EU parliament agrees landmark Nature Restoration Law

13th July 2023


The European Parliament yesterday voted in favour of a new Nature Restoration Law, although green groups have argued that it is substantially weaker than the European Commission’s original proposal.

The amended law passed by a narrow margin, with 336 MEPs voting in favour, 300 against, and 13 abstentions; overcoming resistance from the centre-right European People's Party.

It states that nature restoration measures must cover at least 20% of all land and sea in the EU by 2030, and ultimately all ecosystems in need of restoration by 2050.

This is an essential component of the European Green Deal, with EU countries expected to submit national restoration plans to the Commission within two years of the regulation coming into force.

“Farmers and fishers will benefit from it, and it ensures a habitable earth for future generations," said César Luena, member of the Progressive Alliance of Socialists and Democrats.

“Now we must continue the good work, defend our ground during the negotiations with member states and reach an agreement before the end of this Parliament’s mandate to pass the first regulation on nature restoration in the EU's history.”

Over 80% of European habitats are in poor shape, with the European Commission arguing that the new regulation will contribute to long-term recovery, and that every €1 invested will result in at least €8 in benefits.

However, WWF EU said that yesterday’s vote “came at a very high cost”, with MEPs sacrificing many critical obligations and targets as part of a compromise.

For example, they adopted an amendment which would delay the implementation of the law until an assessment of the impact on Europe’s food security has been conducted - responding to a “scare-mongering campaign” conducted by the EPP and “far-right groups”.

A further element of weakening is the removal of the article guaranteeing the fundamental right of access to justice, risking more violations of the Aarhus Convention and an uneven playing field across member states.

Speaking yesterday, Sabien Leemans, senior biodiversity policy officer at WWF EU, said: “It is thanks to massive support from the public, the scientific community and progressive businesses that a majority of MEPs voted in favour of the law.

"Still, today’s win came at a high cost. Even with an unprecedented mobilisation to save Europe’s nature, the Parliament’s position is far from what science tells us is necessary to tackle nature loss and climate change.”

Image credit: Shutterstock

Subscribe

Subscribe to IEMA's newsletters to receive timely articles, expert opinions, event announcements, and much more, directly in your inbox.


Transform articles

The biophilic effect

Vanessa Champion reveals how biophilic design can help you meet your environmental, social and governance goals

4th April 2024

Read more

Regulatory gaps between the EU and UK are beginning to appear, warns Neil Howe in this edition’s environmental legislation round-up

4th April 2024

Read more

Five of the latest books on the environment and sustainability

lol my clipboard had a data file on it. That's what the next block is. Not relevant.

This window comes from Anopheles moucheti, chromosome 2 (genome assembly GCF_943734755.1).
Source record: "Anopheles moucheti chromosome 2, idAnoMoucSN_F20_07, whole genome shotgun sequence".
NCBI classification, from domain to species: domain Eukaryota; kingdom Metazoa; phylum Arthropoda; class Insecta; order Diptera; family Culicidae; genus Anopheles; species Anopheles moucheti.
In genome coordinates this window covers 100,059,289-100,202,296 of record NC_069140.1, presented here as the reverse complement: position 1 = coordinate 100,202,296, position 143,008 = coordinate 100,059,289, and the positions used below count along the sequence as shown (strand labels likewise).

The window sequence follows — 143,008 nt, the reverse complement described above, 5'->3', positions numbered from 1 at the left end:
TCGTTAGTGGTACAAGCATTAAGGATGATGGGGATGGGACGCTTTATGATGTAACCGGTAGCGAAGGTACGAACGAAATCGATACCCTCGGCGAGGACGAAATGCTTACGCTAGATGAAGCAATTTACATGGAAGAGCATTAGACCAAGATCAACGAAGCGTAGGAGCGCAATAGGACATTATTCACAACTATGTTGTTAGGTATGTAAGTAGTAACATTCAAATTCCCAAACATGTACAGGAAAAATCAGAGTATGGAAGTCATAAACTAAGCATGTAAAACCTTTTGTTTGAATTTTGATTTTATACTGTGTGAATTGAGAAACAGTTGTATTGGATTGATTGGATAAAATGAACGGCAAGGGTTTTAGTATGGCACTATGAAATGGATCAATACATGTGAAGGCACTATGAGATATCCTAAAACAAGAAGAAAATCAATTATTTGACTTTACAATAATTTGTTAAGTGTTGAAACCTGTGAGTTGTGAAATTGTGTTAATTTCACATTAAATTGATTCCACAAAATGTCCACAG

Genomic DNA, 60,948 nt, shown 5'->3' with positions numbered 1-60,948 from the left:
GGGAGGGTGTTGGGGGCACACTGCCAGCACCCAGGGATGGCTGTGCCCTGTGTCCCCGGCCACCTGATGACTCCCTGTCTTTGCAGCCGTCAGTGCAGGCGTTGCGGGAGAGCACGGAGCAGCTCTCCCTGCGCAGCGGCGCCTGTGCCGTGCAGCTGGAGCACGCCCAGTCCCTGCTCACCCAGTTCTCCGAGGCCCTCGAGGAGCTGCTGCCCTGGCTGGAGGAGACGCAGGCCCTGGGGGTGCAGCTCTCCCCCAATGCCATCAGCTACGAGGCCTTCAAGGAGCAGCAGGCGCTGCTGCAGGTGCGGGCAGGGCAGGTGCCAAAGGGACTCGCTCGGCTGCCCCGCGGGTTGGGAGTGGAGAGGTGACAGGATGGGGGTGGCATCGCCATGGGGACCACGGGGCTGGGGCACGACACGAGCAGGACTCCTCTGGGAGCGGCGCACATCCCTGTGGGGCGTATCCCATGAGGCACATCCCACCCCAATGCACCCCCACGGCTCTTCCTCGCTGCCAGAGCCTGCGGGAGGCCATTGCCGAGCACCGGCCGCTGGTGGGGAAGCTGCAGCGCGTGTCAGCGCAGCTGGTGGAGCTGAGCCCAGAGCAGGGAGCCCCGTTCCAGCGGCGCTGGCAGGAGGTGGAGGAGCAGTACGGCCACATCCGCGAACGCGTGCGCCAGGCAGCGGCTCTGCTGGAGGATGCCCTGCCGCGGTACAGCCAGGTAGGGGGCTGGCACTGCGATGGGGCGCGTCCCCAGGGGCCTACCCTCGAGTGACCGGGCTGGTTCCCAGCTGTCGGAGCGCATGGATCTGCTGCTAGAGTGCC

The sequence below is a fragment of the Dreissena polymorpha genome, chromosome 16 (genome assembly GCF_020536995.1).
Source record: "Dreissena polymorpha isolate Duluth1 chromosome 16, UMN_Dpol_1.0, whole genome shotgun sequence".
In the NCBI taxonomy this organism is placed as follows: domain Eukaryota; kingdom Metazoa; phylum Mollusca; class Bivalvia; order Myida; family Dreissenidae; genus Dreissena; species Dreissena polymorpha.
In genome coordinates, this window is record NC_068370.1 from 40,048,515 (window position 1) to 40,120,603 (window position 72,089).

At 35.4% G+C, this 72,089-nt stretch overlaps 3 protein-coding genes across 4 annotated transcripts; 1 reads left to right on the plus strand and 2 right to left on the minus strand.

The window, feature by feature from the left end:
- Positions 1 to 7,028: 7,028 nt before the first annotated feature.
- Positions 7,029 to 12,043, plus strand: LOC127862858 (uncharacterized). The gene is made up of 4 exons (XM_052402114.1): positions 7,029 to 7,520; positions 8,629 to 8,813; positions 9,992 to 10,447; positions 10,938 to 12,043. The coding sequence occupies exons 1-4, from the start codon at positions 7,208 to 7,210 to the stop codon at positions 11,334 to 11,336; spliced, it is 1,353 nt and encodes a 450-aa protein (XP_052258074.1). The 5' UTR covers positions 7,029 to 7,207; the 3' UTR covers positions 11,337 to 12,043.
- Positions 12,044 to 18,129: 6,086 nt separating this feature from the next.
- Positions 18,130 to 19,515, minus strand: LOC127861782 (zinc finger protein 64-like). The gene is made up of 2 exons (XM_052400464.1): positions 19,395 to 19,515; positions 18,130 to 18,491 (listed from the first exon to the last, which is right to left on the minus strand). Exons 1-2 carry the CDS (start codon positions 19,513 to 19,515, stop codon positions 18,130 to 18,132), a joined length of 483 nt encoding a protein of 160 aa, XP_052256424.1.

3rd April 2024

Read more

A hangover from EU legislation, requirements on the need for consideration of nutrient neutrality for developments on many protected sites in England were nearly removed from the planning system in 2023.

2nd April 2024

Read more

The UK’s new biodiversity net gain (BNG) requirements could create 15,000 hectares of woodlands, heath, grasslands, and wetlands and absorb 650,000 tonnes of carbon each year.

13th March 2024

Read more

All major housing developments in England will be required by law to deliver at least a 10% increase in biodiversity under new rules that came into force today.

12th February 2024

Read more

As we approach the 40th anniversary of the Born Free Foundation, co-founder Will Travers OBE tells Chris Seekings how a new approach to conservation is needed to end animal suffering

1st February 2024

Read more

Ajirioghene Samuel looks at some exciting tree-planting initiatives, offering nature-based solutions to climate change impacts

1st February 2024

Read more

Media enquires

Looking for an expert to speak at an event or comment on an item in the news?

Find an expert

IEMA Cookie Notice

Clicking the ‘Accept all’ button means you are accepting analytics and third-party cookies. Our website uses necessary cookies which are required in order to make our website work. In addition to these, we use analytics and third-party cookies to optimise site functionality and give you the best possible experience. To control which cookies are set, click ‘Settings’. To learn more about cookies, how we use them on our website and how to change your cookie settings please view our cookie policy.

Manage cookie settings

Our use of cookies

You can learn more detailed information in our cookie policy.

Some cookies are essential, but non-essential cookies help us to improve the experience on our site by providing insights into how the site is being used. To maintain privacy management, this relies on cookie identifiers. Resetting or deleting your browser cookies will reset these preferences.

Essential cookies

These are cookies that are required for the operation of our website. They include, for example, cookies that enable you to log into secure areas of our website.

Analytics cookies

These cookies allow us to recognise and count the number of visitors to our website and to see how visitors move around our website when they are using it. This helps us to improve the way our website works.

Advertising cookies

These cookies allow us to tailor advertising to you based on your interests. If you do not accept these cookies, you will still see adverts, but these will be more generic.

Save and close